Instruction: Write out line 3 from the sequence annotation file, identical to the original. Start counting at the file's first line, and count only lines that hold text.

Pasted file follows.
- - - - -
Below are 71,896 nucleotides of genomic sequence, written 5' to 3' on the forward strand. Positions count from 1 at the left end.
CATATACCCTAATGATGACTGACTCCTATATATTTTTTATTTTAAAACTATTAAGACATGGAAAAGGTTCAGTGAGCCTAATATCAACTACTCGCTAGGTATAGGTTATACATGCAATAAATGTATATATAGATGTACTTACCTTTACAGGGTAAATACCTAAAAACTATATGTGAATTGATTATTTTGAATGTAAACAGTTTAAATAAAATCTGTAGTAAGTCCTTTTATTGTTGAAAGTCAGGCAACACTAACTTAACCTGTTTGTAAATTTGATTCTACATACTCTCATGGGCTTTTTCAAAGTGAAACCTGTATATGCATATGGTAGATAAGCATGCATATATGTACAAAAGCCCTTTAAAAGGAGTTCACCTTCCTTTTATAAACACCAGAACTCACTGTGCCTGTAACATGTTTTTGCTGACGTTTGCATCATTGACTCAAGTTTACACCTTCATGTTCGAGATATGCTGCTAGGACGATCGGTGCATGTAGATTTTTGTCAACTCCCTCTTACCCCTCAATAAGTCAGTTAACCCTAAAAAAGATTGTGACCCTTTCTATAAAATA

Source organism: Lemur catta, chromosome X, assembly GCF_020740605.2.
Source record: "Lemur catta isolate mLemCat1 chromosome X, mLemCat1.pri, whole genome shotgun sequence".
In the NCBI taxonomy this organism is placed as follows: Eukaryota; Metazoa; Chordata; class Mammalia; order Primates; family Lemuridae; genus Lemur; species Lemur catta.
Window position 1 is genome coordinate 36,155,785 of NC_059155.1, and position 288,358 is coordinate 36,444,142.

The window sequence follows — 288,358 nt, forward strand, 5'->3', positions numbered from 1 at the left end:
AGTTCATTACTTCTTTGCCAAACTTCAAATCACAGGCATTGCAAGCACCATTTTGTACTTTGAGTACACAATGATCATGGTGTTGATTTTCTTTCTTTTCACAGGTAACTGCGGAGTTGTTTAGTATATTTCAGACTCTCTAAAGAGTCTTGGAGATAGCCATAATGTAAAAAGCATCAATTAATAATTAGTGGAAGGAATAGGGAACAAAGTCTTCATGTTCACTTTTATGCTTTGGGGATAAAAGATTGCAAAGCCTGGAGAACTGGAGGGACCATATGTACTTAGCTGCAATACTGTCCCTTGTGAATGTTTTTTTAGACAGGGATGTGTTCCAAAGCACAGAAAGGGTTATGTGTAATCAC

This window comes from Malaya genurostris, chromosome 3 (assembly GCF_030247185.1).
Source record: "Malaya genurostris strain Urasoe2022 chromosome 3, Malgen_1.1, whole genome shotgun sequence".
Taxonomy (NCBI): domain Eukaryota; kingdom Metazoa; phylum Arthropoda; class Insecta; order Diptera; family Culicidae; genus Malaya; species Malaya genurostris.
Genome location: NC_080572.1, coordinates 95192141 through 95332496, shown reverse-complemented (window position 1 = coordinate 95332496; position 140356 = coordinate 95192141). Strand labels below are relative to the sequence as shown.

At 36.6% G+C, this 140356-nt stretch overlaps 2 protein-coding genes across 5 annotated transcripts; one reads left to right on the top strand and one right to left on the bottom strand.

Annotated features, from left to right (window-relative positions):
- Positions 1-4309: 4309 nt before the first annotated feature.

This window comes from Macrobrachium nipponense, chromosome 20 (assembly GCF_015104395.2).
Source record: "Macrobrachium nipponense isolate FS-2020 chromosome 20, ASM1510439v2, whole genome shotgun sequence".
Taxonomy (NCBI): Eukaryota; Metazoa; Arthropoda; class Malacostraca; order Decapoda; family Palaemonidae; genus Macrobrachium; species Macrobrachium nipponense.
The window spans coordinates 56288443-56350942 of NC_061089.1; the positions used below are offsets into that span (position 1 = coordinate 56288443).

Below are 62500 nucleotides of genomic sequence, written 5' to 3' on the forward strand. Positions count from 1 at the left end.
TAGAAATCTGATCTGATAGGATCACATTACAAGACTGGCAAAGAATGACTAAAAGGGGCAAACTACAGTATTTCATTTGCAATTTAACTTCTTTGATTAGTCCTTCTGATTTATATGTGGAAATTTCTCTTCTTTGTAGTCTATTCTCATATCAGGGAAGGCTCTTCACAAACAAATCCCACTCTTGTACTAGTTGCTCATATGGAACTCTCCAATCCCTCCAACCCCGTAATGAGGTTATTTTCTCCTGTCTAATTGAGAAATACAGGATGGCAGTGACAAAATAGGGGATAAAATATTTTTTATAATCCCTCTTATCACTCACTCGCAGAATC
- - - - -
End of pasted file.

Source organism: Lemur catta, chromosome X, assembly GCF_020740605.2.